By. Dr. Paul Cleveland –
It is sometimes thought that capitalism promotes greed. Indeed, critics of the free market routinely argue that people left to their own devices in the economic arena engage in all sorts of greedy behavior. But is this criticism valid?
The proliferation of economic goods may indeed give us the appearance that there is more greed. When products are in abundance, they may well as objects of inordinate desire amongst us. But is that sufficient evidence that economic prosperity produces greed? I think not.
In truth, they merely serve as a device that reveals our inherent sin. The problem is not prosperity. The problem is that we love the darkness more than the light. Economic goods, in and of themselves are morally neutral since they are just objects. The problem is with us. When goods and services and abundantly present our tendency is not to give thanks to God or acknowledge His provision, but to say to ourselves, “look at what my own hands have made.” Furthermore, when wealth is created and we have less it than our neighbors, we are inclined to begrudge their god fortune. Our sinful passions incite us to think that we deserve these things more than they do. The problem is that we covet what others have. Thus, while it might be the case that greed is more apparent when wealth abounds, that does not mean that greed is not present when poverty abounds.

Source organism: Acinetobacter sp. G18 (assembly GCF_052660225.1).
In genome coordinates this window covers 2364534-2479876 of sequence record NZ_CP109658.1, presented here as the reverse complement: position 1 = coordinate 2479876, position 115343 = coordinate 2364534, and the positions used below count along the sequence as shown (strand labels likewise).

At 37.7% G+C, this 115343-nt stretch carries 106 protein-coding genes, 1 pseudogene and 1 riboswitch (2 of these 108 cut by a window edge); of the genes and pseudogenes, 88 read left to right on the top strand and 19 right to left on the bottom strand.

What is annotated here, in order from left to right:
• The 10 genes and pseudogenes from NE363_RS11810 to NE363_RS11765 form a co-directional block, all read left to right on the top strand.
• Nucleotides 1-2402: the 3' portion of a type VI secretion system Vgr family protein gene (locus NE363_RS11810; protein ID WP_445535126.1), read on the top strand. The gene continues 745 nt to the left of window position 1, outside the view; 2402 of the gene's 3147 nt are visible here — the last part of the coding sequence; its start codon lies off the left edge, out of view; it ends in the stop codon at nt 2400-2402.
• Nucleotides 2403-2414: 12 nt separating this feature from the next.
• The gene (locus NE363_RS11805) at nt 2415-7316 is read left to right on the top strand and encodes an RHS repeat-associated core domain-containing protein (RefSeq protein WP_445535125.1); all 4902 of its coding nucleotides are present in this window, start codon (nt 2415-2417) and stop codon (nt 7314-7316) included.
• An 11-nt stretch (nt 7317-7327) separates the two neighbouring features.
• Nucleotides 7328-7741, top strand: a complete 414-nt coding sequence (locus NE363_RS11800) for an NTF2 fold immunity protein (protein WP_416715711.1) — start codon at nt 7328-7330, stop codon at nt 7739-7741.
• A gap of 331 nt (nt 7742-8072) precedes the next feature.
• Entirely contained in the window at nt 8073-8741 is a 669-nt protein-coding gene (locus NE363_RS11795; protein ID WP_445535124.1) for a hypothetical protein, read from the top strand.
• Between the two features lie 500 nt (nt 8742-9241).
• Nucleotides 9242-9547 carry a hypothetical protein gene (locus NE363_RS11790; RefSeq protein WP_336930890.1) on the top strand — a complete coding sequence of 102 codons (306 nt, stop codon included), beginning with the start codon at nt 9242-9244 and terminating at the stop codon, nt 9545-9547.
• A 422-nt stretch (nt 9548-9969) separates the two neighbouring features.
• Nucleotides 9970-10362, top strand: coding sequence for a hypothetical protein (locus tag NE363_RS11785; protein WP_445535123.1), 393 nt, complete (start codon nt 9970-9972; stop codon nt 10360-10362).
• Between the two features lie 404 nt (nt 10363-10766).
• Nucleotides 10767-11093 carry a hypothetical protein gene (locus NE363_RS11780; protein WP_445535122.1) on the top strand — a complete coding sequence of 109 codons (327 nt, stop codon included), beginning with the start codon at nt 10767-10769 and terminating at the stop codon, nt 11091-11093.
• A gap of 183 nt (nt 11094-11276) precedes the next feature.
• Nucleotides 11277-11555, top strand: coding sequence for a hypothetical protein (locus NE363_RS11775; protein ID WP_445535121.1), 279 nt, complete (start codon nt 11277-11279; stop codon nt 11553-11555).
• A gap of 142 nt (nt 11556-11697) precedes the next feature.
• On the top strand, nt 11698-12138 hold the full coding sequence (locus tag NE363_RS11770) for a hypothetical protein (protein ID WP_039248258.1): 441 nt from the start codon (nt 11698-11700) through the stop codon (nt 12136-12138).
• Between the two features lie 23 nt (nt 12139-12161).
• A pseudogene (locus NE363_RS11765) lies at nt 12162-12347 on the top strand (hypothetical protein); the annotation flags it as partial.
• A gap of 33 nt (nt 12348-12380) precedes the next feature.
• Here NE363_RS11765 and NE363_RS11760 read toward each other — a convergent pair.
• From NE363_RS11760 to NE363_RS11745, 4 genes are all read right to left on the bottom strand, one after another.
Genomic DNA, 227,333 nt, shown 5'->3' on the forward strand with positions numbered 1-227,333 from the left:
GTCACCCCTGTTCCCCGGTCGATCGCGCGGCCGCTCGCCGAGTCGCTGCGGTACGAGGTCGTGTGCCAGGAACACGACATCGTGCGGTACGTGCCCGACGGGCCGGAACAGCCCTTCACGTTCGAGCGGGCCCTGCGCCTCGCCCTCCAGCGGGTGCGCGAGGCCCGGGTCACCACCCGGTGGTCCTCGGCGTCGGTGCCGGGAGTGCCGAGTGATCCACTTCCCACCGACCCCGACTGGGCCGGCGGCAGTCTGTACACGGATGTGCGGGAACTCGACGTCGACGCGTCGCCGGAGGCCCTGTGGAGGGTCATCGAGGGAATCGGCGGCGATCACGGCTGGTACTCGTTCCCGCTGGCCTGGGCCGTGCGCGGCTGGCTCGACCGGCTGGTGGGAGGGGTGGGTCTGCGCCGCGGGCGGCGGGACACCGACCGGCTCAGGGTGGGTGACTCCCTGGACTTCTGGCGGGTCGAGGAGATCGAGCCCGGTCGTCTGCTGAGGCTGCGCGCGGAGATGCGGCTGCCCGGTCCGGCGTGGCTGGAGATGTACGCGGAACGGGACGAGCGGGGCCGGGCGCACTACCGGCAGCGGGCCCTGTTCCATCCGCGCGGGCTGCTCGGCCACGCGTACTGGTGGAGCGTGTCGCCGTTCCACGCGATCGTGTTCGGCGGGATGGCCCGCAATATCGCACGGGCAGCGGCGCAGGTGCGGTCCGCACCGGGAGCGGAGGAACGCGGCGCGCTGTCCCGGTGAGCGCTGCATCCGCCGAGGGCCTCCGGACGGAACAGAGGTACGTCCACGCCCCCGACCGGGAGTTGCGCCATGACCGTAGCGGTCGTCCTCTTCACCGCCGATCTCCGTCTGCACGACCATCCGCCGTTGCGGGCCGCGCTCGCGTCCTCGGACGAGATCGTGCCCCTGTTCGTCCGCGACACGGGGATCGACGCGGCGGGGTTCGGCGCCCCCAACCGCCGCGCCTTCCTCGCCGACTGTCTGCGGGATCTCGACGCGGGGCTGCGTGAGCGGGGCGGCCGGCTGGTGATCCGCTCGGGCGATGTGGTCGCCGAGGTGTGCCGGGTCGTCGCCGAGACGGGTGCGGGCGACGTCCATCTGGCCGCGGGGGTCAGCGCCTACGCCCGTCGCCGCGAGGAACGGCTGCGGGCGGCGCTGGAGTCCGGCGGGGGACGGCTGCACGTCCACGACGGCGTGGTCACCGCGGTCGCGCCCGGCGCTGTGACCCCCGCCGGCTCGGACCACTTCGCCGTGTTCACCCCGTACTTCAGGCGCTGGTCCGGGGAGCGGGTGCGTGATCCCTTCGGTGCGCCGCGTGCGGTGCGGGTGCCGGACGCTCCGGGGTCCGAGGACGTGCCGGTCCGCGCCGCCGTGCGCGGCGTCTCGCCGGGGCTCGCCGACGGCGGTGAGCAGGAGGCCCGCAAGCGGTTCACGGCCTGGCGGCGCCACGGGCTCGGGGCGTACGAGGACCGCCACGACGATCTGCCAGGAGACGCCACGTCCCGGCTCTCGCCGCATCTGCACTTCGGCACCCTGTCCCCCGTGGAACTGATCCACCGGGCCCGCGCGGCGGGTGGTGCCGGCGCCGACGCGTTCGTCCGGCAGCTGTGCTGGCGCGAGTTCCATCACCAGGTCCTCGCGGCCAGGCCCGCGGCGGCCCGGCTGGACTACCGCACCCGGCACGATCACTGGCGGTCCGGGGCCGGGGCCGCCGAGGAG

All sin leads to death. It does us little good to gloss over or hide our sin from ourselves so that we can pretend to be better than we really are. Poor people can be just as greedy and covetous as those who are rich. Coveting is endemic to sinful humanity. Our real need is to have the sinful desires rooted out of our lives. There is pain in this process, but the outcome is worth pursuing. This is life inside God’s will, living in His love and joy. It brings the experience of life. This life comes from God alone. The Father has chosen His people, Christ has secured forgiveness of sins, and the Holy Spirit is currently at work bringing the new life to fruition in the people of God. Thus while we may struggle with our greed when we see the prosperity of our neighbors, that struggle is worthwhile if it moves us to confession of sin and a renewed dependence on the salvation that only God can provide in Christ Jesus.